Cascaded energy landscape as a key driver for slow yet efficient charge separation with small energy offset in organic solar cells†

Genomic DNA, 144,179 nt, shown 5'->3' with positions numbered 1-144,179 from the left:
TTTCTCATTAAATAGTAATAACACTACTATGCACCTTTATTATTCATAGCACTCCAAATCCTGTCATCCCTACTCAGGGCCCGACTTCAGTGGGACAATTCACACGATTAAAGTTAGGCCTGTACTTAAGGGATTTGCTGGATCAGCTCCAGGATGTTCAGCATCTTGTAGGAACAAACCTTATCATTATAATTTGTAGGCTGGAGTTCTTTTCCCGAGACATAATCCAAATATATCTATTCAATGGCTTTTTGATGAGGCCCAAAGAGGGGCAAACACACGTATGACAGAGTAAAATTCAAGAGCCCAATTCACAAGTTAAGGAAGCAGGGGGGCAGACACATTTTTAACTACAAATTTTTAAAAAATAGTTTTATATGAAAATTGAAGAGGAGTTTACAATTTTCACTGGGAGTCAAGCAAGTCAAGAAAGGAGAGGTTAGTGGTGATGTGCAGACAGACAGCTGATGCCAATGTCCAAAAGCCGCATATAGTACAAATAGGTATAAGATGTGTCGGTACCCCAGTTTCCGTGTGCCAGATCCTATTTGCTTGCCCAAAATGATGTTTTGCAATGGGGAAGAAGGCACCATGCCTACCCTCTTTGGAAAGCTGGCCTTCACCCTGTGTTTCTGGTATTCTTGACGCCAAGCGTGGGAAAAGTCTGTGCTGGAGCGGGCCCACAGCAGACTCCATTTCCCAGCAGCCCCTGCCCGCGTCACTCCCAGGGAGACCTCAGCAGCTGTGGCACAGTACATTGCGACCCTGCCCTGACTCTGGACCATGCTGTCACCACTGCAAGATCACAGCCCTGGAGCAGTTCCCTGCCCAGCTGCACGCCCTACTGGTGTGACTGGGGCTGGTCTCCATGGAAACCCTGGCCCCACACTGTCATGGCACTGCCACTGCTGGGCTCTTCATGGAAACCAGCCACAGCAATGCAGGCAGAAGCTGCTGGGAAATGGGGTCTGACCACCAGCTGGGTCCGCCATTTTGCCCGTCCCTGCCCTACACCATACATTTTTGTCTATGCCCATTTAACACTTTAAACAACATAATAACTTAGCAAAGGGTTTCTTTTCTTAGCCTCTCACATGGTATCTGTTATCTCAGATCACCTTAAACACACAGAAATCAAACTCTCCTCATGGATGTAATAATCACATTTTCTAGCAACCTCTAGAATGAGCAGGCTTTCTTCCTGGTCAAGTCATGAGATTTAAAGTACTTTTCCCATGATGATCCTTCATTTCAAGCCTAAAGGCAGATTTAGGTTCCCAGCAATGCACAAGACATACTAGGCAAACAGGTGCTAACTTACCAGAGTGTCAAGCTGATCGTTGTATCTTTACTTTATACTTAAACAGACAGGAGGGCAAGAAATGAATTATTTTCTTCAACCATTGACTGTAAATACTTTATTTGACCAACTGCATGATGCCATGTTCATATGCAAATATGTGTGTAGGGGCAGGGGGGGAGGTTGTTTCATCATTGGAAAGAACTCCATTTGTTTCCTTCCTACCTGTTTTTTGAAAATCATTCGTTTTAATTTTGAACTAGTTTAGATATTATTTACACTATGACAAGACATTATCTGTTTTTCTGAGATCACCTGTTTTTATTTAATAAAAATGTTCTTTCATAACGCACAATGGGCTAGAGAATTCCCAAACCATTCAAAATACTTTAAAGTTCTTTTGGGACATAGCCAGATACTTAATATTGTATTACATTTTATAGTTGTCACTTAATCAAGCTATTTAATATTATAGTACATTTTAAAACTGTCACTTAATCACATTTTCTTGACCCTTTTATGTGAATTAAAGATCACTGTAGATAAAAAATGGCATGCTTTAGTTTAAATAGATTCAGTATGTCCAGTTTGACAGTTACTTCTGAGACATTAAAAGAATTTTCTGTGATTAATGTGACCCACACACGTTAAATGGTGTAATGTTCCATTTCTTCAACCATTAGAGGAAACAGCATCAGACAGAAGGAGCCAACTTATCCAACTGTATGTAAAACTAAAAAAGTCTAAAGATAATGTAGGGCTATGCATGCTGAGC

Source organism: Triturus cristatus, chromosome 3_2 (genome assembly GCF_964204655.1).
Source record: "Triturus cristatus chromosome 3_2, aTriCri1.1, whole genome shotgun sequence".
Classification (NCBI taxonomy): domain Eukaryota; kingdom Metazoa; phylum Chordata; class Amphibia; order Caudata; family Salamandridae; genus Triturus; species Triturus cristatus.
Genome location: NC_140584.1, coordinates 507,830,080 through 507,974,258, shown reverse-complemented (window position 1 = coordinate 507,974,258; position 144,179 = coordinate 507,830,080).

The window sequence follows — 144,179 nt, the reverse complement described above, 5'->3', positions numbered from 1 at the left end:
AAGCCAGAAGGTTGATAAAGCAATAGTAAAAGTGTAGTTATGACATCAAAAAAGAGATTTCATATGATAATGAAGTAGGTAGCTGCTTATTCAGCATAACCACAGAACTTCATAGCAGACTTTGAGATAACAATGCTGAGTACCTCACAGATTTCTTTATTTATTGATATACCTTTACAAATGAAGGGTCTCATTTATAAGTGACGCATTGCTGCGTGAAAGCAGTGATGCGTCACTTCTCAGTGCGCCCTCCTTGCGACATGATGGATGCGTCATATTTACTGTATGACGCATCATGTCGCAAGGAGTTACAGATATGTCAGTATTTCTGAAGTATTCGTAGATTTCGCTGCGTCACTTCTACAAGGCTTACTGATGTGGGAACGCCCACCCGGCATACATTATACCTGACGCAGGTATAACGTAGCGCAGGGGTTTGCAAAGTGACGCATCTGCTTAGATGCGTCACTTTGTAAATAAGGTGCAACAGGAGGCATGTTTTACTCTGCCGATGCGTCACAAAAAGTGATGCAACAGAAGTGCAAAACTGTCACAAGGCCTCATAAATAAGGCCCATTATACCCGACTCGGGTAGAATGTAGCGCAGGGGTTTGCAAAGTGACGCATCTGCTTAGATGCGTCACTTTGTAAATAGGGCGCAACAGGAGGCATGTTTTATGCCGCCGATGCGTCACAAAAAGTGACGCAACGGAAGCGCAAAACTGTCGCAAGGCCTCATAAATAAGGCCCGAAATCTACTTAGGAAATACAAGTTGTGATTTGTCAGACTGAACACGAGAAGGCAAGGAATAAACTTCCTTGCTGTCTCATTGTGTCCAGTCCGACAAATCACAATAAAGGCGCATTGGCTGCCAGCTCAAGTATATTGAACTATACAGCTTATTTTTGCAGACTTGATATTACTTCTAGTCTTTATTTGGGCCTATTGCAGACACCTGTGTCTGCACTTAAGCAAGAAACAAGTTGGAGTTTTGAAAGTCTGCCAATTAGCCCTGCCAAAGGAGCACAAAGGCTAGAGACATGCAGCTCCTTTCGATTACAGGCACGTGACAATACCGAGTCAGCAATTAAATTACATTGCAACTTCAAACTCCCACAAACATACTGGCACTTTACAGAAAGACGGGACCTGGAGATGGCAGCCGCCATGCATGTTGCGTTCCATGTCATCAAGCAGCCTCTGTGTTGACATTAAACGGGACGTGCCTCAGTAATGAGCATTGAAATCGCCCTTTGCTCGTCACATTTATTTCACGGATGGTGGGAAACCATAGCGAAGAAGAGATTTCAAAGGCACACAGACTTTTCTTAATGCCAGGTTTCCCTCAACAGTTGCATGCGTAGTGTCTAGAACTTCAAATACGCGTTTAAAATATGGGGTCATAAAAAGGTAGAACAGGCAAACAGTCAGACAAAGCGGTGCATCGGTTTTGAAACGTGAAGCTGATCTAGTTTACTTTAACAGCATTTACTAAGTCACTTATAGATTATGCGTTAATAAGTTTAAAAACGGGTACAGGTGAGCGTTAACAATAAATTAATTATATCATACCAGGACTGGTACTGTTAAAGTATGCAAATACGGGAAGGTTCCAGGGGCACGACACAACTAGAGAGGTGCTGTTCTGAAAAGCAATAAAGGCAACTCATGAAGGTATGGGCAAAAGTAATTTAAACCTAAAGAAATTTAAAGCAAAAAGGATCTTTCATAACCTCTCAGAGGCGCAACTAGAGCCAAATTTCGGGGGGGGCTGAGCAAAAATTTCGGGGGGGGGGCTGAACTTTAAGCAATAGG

Recent studies have shown that efficient free carrier (FC) generation with a small voltage loss can be achieved in organic solar cells (OSCs); however, the photophysical insights underpinning this remain unclear. Herein, we examined the mechanisms underlying the FC generation in a state-of-the-art OSC consisting of PM6 and Y6 as electron donor and acceptor, respectively, wherein the energy offset between the lowest excited singlet state and the charge transfer state is as small as ∼0.12 eV. We used transient absorption spectroscopy to track the time evolution of electroabsorption caused by electron–hole pairs generated at donor/acceptor interfaces. After hole transfer from Y6 to PM6, we observed slow yet efficient spatial charge dissociation on a time scale of picoseconds. Based on temperature-dependence measurements, we found that this slow yet efficient FC generation is driven by downhill energy relaxation of charges through the energy cascade generated near the interfaces. We provide here direct experimental evidence for the FC generation mechanism in the very topical PM6/Y6 blend system.